Admiral McRaven's commencement speech at the University of Texas proposes a program of life, starting with a simple thing.
Sometimes we have great dreams for the future, but don’t know where to start. Or perhaps we had dreams, but in the first round of life we got hit hard and had our dreams knocked out of us. Even so, we can keep hoping to improve things, to do something for others and make our mark on the world. Who among us has never thought, at least once, that we were called to do great things—even if only when we were children and wanted to be an astronaut, a doctor, or an artist?
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If you want to make those dreams (or a more realistic version of them) a reality, you might find this speech, offered by Admiral William H. McRaven to the students of the University of Texas at Austin in 2014, very useful. In just a few minutes, he summarizes his experiences and 10 lessons he learned during the training program for the U.S. Navy SEAL special forces—and the first lesson is one we can all practice daily.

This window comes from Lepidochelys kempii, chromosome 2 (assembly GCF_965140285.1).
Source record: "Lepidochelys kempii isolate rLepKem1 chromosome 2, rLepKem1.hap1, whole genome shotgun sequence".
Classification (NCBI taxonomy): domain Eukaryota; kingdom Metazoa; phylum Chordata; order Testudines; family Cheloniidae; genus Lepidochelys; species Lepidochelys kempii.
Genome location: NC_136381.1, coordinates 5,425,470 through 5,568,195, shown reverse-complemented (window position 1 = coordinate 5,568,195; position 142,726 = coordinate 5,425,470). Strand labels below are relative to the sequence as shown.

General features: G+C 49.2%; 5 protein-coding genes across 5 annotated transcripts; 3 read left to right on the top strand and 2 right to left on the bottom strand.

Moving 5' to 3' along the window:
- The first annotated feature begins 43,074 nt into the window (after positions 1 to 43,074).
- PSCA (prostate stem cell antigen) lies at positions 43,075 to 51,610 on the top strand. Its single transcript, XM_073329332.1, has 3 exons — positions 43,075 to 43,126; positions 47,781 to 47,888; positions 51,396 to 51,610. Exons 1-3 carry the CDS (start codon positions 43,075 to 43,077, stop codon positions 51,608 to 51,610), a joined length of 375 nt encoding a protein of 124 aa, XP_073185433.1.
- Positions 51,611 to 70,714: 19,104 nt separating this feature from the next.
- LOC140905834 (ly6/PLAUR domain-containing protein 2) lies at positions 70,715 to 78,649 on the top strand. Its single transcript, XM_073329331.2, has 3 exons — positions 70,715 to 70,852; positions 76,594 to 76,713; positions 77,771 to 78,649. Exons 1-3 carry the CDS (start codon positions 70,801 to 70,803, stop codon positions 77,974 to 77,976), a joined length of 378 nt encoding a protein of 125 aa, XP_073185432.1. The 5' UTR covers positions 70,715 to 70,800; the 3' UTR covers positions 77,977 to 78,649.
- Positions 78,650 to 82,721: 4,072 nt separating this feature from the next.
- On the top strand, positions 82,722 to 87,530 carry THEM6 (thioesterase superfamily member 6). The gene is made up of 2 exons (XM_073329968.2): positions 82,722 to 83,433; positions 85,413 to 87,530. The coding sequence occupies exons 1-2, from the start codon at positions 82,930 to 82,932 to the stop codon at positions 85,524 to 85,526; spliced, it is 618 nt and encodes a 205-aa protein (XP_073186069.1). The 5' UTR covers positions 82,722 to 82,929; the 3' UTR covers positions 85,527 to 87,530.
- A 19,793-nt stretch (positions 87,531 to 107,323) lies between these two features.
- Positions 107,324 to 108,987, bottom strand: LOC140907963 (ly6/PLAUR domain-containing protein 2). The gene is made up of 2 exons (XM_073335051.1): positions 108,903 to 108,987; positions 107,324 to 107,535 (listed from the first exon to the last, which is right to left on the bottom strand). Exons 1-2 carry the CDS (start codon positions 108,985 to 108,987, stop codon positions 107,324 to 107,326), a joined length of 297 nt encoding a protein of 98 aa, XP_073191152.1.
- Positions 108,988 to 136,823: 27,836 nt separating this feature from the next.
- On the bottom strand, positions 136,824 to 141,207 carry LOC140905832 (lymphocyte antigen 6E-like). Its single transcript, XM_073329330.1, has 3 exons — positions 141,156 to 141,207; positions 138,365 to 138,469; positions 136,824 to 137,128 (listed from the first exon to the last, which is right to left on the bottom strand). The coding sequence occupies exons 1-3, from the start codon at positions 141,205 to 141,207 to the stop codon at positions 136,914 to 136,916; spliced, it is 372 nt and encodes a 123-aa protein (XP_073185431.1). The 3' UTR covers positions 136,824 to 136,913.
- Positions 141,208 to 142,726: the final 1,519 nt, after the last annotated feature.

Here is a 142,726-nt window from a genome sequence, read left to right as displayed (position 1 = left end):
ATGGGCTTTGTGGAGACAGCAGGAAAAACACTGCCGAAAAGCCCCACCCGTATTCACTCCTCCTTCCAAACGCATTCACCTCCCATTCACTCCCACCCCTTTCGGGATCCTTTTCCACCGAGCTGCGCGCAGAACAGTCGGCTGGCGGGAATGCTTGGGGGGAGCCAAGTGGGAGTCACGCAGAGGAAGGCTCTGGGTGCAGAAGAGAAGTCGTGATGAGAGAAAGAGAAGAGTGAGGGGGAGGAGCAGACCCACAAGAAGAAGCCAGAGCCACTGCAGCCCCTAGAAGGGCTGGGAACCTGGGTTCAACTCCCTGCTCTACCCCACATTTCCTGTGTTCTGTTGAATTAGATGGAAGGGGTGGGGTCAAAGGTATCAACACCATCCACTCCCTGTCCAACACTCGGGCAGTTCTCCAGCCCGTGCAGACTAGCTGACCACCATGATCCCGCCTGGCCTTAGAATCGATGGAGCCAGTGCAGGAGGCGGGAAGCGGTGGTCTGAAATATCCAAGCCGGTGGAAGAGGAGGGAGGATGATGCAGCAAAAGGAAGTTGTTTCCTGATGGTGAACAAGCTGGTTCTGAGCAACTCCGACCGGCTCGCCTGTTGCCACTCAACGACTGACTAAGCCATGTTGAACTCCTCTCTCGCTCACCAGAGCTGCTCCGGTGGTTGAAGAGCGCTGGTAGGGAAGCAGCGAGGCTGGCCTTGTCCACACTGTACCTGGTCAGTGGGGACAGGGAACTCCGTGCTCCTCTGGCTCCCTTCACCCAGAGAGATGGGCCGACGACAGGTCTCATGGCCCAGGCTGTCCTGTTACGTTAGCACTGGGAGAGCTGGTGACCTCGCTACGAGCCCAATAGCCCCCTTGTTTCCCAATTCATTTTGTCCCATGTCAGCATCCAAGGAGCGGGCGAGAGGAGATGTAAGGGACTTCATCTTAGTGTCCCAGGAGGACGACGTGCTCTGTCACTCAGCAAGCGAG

The importance of the little things
Don’t worry; the speech doesn’t start with the number of sit-ups that we should do every morning to become a champion. It talks about beginning with a little thing that will get our day off to a good start: making our bed every day. That’s doable! In fact, a friend of mine, who was suffering from depression more than ten years ago, told me that her doctor had started with the same advice as Admiral McRaven: “Make your bed well every day.” If you do that, it’s already one victory for the day. Starting from there, you can do more and more, little by little.
We are all called to fulfill a mission in life, but our specific calling and the way we face it and carry it out can be very different. McRaven teaches us that starting our day with this simple task—along with teamwork, respect for others, and the other elements on his list of ten lessons—will help us reach our goal. Go ahead and listen to this extract from his speech; it can help encourage and motivate you on whatever road you must follow. (His full 20-minute speech is